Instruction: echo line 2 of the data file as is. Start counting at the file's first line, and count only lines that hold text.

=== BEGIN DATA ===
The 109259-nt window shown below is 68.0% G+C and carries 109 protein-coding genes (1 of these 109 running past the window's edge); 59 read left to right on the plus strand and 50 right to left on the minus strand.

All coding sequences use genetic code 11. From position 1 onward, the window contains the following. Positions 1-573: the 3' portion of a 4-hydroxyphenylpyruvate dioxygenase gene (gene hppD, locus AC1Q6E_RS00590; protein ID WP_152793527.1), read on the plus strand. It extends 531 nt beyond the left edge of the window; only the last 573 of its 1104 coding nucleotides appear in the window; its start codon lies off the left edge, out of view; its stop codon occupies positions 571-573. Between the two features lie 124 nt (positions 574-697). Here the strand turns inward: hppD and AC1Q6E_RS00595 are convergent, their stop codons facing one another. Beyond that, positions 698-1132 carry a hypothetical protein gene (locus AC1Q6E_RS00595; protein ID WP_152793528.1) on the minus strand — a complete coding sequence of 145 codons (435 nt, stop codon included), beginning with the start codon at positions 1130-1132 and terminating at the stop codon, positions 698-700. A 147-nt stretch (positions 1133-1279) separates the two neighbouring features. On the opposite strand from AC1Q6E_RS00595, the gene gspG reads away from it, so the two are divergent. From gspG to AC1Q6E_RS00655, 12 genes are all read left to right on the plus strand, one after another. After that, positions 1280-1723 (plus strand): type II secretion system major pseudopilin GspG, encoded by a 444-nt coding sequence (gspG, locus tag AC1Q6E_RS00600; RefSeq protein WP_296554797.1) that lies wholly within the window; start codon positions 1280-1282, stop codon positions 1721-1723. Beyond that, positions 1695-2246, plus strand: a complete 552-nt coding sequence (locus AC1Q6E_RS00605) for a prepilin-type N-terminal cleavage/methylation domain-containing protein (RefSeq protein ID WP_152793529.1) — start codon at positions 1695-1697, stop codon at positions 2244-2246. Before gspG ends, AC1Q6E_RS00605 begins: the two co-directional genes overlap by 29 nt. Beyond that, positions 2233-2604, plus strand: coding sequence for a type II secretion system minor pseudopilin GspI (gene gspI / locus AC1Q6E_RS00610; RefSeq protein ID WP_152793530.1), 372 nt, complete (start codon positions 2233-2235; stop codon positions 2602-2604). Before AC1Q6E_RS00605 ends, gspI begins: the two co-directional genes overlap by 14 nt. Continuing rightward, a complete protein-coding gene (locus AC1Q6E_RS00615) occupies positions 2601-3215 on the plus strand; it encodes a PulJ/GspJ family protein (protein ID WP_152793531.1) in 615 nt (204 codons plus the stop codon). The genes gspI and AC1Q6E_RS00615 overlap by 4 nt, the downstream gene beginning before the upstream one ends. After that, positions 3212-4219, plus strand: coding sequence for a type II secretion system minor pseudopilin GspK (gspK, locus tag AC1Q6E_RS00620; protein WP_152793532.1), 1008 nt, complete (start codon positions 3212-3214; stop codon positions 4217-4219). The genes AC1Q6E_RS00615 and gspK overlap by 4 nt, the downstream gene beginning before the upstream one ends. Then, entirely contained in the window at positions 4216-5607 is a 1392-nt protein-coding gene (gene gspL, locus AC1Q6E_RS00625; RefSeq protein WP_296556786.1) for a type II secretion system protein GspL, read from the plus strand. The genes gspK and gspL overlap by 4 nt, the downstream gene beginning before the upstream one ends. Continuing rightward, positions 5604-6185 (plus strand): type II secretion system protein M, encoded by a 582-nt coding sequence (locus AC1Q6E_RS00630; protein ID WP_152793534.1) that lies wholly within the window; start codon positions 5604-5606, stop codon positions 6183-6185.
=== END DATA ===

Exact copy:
All coding sequences use genetic code 11. From position 1 onward, the window contains the following. Positions 1-573: the 3' portion of a 4-hydroxyphenylpyruvate dioxygenase gene (gene hppD, locus AC1Q6E_RS00590; protein ID WP_152793527.1), read on the plus strand. It extends 531 nt beyond the left edge of the window; only the last 573 of its 1104 coding nucleotides appear in the window; its start codon lies off the left edge, out of view; its stop codon occupies positions 571-573. Between the two features lie 124 nt (positions 574-697). Here the strand turns inward: hppD and AC1Q6E_RS00595 are convergent, their stop codons facing one another. Beyond that, positions 698-1132 carry a hypothetical protein gene (locus AC1Q6E_RS00595; protein ID WP_152793528.1) on the minus strand — a complete coding sequence of 145 codons (435 nt, stop codon included), beginning with the start codon at positions 1130-1132 and terminating at the stop codon, positions 698-700. A 147-nt stretch (positions 1133-1279) separates the two neighbouring features. On the opposite strand from AC1Q6E_RS00595, the gene gspG reads away from it, so the two are divergent. From gspG to AC1Q6E_RS00655, 12 genes are all read left to right on the plus strand, one after another. After that, positions 1280-1723 (plus strand): type II secretion system major pseudopilin GspG, encoded by a 444-nt coding sequence (gspG, locus tag AC1Q6E_RS00600; RefSeq protein WP_296554797.1) that lies wholly within the window; start codon positions 1280-1282, stop codon positions 1721-1723. Beyond that, positions 1695-2246, plus strand: a complete 552-nt coding sequence (locus AC1Q6E_RS00605) for a prepilin-type N-terminal cleavage/methylation domain-containing protein (RefSeq protein ID WP_152793529.1) — start codon at positions 1695-1697, stop codon at positions 2244-2246. Before gspG ends, AC1Q6E_RS00605 begins: the two co-directional genes overlap by 29 nt. Beyond that, positions 2233-2604, plus strand: coding sequence for a type II secretion system minor pseudopilin GspI (gene gspI / locus AC1Q6E_RS00610; RefSeq protein ID WP_152793530.1), 372 nt, complete (start codon positions 2233-2235; stop codon positions 2602-2604). Before AC1Q6E_RS00605 ends, gspI begins: the two co-directional genes overlap by 14 nt. Continuing rightward, a complete protein-coding gene (locus AC1Q6E_RS00615) occupies positions 2601-3215 on the plus strand; it encodes a PulJ/GspJ family protein (protein ID WP_152793531.1) in 615 nt (204 codons plus the stop codon). The genes gspI and AC1Q6E_RS00615 overlap by 4 nt, the downstream gene beginning before the upstream one ends. After that, positions 3212-4219, plus strand: coding sequence for a type II secretion system minor pseudopilin GspK (gspK, locus tag AC1Q6E_RS00620; protein WP_152793532.1), 1008 nt, complete (start codon positions 3212-3214; stop codon positions 4217-4219). The genes AC1Q6E_RS00615 and gspK overlap by 4 nt, the downstream gene beginning before the upstream one ends. Then, entirely contained in the window at positions 4216-5607 is a 1392-nt protein-coding gene (gene gspL, locus AC1Q6E_RS00625; RefSeq protein WP_296556786.1) for a type II secretion system protein GspL, read from the plus strand. The genes gspK and gspL overlap by 4 nt, the downstream gene beginning before the upstream one ends. Continuing rightward, positions 5604-6185 (plus strand): type II secretion system protein M, encoded by a 582-nt coding sequence (locus AC1Q6E_RS00630; protein ID WP_152793534.1) that lies wholly within the window; start codon positions 5604-5606, stop codon positions 6183-6185.